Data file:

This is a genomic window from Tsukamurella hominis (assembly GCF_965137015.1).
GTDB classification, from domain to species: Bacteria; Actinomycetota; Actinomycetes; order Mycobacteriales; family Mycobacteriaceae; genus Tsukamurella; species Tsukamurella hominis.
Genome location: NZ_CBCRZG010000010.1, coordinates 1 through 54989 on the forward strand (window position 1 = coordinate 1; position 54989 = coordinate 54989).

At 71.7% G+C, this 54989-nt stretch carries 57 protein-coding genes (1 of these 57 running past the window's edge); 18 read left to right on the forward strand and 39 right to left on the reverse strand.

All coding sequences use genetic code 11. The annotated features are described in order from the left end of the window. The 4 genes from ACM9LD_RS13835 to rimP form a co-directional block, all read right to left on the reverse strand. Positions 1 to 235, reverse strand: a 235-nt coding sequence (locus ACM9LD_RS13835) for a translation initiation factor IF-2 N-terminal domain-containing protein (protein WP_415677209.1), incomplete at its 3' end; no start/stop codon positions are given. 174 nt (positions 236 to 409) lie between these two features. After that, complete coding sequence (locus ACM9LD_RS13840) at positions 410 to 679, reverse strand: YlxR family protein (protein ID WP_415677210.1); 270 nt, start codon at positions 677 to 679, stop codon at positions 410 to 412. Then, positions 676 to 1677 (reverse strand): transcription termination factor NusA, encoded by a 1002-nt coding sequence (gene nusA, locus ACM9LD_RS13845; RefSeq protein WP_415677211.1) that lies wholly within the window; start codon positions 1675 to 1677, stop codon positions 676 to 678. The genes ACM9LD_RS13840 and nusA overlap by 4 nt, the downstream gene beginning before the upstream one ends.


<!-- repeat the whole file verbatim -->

This is a genomic window from Tsukamurella hominis (assembly GCF_965137015.1).
GTDB classification, from domain to species: Bacteria; Actinomycetota; Actinomycetes; order Mycobacteriales; family Mycobacteriaceae; genus Tsukamurella; species Tsukamurella hominis.
Genome location: NZ_CBCRZG010000010.1, coordinates 1 through 54989 on the forward strand (window position 1 = coordinate 1; position 54989 = coordinate 54989).

At 71.7% G+C, this 54989-nt stretch carries 57 protein-coding genes (1 of these 57 running past the window's edge); 18 read left to right on the forward strand and 39 right to left on the reverse strand.

All coding sequences use genetic code 11. The annotated features are described in order from the left end of the window. The 4 genes from ACM9LD_RS13835 to rimP form a co-directional block, all read right to left on the reverse strand. Positions 1 to 235, reverse strand: a 235-nt coding sequence (locus ACM9LD_RS13835) for a translation initiation factor IF-2 N-terminal domain-containing protein (protein WP_415677209.1), incomplete at its 3' end; no start/stop codon positions are given. 174 nt (positions 236 to 409) lie between these two features. After that, complete coding sequence (locus ACM9LD_RS13840) at positions 410 to 679, reverse strand: YlxR family protein (protein ID WP_415677210.1); 270 nt, start codon at positions 677 to 679, stop codon at positions 410 to 412. Then, positions 676 to 1677 (reverse strand): transcription termination factor NusA, encoded by a 1002-nt coding sequence (gene nusA, locus ACM9LD_RS13845; RefSeq protein WP_415677211.1) that lies wholly within the window; start codon positions 1675 to 1677, stop codon positions 676 to 678. The genes ACM9LD_RS13840 and nusA overlap by 4 nt, the downstream gene beginning before the upstream one ends.